We’re down to the final week in Quillan. It’s time to revisit old haunts, for the boys to enjoy their holiday (school’s out), and for us to squeeze in those last sights we haven’t got quite to before now.
Yesterday we did the circuit of the abbeys closest to Quillan: St Hilaire, St Polycarpe and Alet-les-Bains, something that’s been on the list for a while.
It was about a 45 minute drive from Quillan to St Hilaire, via Limoux. The road as far as Limoux is one we are familiar with, but beyond that is new territory. And it’s quite beautiful territory, on small country lanes, through rolling, wine-clothed hills, with a fair distance between settlements. It feels very rural.
St Hilaire itself is a beautiful wee village, with vestiges of mediaeval settlement including remains of the town walls and moat. There are at least two pleasant-looking cafe/restaurants. We had lunch with us, but availed of the cafe opposite the abbey for drinks. It was a lovely ambiance and the staff were friendly.
The abbey is pretty intact and has some interesting original elements to look at including an intricately carved marble sarcophogus attributed to an early local artist, a 15th century painted ceiling in the Abbot’s residence, and the cave-style wine cellar where the local monks invented the first ever sparkling wine in the world – the Blanquette de Limoux, for which the region is still known.
The monks’ refectory was linked to another for guests by a pulpit in the wall, deliberately placed for the sound to carry to the gathered people for best effect. The acoustics in the room are still fantastic, and on the visit you are encouraged to try them out. Nick danced while we sang ‘Au Clair de la Lune’ tentatively from above.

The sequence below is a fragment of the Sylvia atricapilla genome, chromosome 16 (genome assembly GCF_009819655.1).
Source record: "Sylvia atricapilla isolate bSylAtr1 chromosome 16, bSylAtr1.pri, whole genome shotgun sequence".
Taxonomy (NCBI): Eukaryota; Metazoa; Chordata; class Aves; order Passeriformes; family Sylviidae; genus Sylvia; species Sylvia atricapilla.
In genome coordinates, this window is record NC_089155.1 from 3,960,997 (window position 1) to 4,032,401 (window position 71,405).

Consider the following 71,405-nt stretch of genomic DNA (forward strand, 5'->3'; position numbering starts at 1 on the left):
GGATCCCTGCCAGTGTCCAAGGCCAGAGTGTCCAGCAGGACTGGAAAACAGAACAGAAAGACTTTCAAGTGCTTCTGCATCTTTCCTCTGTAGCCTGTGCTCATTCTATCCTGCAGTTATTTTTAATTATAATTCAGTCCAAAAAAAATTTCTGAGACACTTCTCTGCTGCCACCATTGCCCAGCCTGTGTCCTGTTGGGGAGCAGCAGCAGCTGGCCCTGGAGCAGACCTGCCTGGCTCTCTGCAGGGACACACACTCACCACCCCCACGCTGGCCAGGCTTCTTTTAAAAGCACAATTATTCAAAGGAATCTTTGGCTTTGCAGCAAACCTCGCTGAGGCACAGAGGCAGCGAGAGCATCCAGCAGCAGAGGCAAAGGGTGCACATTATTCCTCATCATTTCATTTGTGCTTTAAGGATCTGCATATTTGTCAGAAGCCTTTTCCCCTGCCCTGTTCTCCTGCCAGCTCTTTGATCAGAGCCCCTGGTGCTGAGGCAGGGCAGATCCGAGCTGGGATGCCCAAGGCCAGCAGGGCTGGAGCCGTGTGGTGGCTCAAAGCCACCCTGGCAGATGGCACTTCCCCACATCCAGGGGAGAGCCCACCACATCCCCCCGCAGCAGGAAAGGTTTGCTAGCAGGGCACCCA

St Polycarpe is worth driving past, but is quite a lot smaller and, though it appears to be (able to be) used as a venue of sorts, it does not appear to be immediately visitable.
Alet-les-Bains is one of our favourite villages, and the abbey ruins are definitely worth a look, though crumbling in comparison to St Hilaire. The entry fee is small and there is a good information sheet. The church is open and free to visit.
On this visit we discovered a gorgeous garden bar hidden down a side street between the main road and the central village square thanks to a tip-off. Someone has turned their property into a main residence with gite and knocked through an adjacent barn building to create a bar/cafe in their garden, with indoor outdoor seating. Outside there are umbrellas, inside an open fire. They have a tempting menu selection for lunch and refreshments, from which we had delicious home made fresh crepes (sucre, nutella, fraise – yum) and coffee (why do they insist on using UHT milk in France, thereby spoiling an otherwise perfect drink)? This definitely rates up there as one of my favourite cafes.